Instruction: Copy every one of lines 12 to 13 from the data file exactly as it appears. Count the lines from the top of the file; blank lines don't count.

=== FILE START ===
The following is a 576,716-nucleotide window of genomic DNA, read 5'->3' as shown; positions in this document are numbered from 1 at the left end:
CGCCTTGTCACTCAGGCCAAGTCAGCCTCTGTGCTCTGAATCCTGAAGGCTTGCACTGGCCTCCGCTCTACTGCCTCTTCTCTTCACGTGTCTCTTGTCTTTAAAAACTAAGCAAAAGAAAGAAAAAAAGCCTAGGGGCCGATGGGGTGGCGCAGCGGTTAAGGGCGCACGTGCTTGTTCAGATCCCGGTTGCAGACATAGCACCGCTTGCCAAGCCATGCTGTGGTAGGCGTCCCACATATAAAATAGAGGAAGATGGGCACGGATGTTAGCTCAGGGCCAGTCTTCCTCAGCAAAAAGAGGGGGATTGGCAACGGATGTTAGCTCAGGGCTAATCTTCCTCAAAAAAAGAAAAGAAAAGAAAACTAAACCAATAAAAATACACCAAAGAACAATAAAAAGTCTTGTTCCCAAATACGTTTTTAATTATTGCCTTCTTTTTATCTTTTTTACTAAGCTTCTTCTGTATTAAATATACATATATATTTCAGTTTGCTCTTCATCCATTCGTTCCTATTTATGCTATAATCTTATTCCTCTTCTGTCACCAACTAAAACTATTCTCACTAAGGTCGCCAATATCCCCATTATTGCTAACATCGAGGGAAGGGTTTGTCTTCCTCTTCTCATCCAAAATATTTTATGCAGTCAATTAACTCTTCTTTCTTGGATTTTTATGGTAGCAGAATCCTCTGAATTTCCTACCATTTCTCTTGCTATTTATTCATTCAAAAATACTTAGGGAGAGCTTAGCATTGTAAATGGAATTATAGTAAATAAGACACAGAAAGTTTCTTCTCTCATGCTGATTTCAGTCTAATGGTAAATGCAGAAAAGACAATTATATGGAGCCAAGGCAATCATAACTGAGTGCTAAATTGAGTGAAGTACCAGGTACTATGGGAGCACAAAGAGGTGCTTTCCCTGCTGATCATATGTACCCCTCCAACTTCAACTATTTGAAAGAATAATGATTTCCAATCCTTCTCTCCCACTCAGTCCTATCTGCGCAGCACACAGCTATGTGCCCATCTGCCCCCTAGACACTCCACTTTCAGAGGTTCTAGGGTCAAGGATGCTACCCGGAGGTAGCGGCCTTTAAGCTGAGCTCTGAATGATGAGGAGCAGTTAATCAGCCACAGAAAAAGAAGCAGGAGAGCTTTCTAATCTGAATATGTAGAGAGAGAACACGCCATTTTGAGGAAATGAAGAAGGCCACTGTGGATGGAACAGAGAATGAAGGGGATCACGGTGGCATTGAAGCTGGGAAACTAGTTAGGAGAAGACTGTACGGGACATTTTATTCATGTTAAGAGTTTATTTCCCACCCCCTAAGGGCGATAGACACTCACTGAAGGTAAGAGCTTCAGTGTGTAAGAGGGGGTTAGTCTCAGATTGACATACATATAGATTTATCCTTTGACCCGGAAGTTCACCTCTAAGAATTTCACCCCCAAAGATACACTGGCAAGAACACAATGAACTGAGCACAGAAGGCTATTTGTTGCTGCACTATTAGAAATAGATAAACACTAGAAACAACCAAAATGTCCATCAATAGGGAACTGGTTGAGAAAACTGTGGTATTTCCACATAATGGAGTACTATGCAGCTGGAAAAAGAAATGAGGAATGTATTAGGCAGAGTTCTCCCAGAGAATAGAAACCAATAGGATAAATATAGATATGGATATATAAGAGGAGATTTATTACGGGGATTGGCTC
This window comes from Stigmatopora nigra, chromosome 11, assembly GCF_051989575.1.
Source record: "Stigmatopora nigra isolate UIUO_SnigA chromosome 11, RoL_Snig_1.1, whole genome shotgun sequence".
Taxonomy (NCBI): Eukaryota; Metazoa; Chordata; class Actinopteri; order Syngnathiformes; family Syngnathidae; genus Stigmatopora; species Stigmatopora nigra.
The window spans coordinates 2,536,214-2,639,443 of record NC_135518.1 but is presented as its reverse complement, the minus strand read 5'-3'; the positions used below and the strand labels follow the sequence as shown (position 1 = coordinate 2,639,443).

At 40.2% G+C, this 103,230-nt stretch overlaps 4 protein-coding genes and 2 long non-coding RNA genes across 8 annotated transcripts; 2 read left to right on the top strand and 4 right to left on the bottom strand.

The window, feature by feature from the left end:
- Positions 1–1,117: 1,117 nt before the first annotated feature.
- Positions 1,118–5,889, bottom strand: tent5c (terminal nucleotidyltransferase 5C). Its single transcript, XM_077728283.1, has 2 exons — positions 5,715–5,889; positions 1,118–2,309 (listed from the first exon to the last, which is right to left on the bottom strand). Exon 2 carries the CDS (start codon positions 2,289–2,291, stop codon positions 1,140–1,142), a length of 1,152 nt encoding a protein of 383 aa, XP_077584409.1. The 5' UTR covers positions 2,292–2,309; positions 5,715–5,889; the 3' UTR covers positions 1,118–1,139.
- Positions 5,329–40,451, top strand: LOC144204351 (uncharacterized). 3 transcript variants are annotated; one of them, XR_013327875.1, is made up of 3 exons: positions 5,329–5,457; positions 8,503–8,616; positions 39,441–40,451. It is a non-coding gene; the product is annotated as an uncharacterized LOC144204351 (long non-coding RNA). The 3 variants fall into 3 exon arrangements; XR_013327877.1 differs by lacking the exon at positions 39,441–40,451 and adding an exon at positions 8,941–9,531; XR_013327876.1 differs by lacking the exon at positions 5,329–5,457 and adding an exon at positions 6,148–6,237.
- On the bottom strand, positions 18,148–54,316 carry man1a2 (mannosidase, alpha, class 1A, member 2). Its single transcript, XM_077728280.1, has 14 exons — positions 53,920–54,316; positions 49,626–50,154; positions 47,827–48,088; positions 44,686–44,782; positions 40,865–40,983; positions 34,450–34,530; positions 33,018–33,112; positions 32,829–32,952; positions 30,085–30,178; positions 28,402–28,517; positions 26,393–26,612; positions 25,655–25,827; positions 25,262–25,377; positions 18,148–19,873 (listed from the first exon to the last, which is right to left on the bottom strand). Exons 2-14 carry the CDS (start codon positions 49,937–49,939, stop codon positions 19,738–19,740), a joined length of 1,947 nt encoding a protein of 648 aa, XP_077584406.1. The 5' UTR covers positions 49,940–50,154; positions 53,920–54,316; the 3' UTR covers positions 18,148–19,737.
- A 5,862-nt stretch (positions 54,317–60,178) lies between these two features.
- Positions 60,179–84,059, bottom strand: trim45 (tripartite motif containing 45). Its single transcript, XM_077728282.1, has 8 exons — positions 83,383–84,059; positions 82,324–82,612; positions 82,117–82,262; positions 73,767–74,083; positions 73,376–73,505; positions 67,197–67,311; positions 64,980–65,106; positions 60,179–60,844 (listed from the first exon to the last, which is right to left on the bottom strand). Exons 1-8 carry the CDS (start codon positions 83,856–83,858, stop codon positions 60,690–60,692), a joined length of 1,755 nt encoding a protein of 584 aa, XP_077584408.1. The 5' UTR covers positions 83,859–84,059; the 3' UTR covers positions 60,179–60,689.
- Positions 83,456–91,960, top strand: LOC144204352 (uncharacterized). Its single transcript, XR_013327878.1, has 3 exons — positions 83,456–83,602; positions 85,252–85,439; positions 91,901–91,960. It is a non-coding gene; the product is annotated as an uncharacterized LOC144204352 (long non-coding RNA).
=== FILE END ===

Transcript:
- On the bottom strand, positions 18,148–54,316 carry man1a2 (mannosidase, alpha, class 1A, member 2). Its single transcript, XM_077728280.1, has 14 exons — positions 53,920–54,316; positions 49,626–50,154; positions 47,827–48,088; positions 44,686–44,782; positions 40,865–40,983; positions 34,450–34,530; positions 33,018–33,112; positions 32,829–32,952; positions 30,085–30,178; positions 28,402–28,517; positions 26,393–26,612; positions 25,655–25,827; positions 25,262–25,377; positions 18,148–19,873 (listed from the first exon to the last, which is right to left on the bottom strand). Exons 2-14 carry the CDS (start codon positions 49,937–49,939, stop codon positions 19,738–19,740), a joined length of 1,947 nt encoding a protein of 648 aa, XP_077584406.1. The 5' UTR covers positions 49,940–50,154; positions 53,920–54,316; the 3' UTR covers positions 18,148–19,737.
- A 5,862-nt stretch (positions 54,317–60,178) lies between these two features.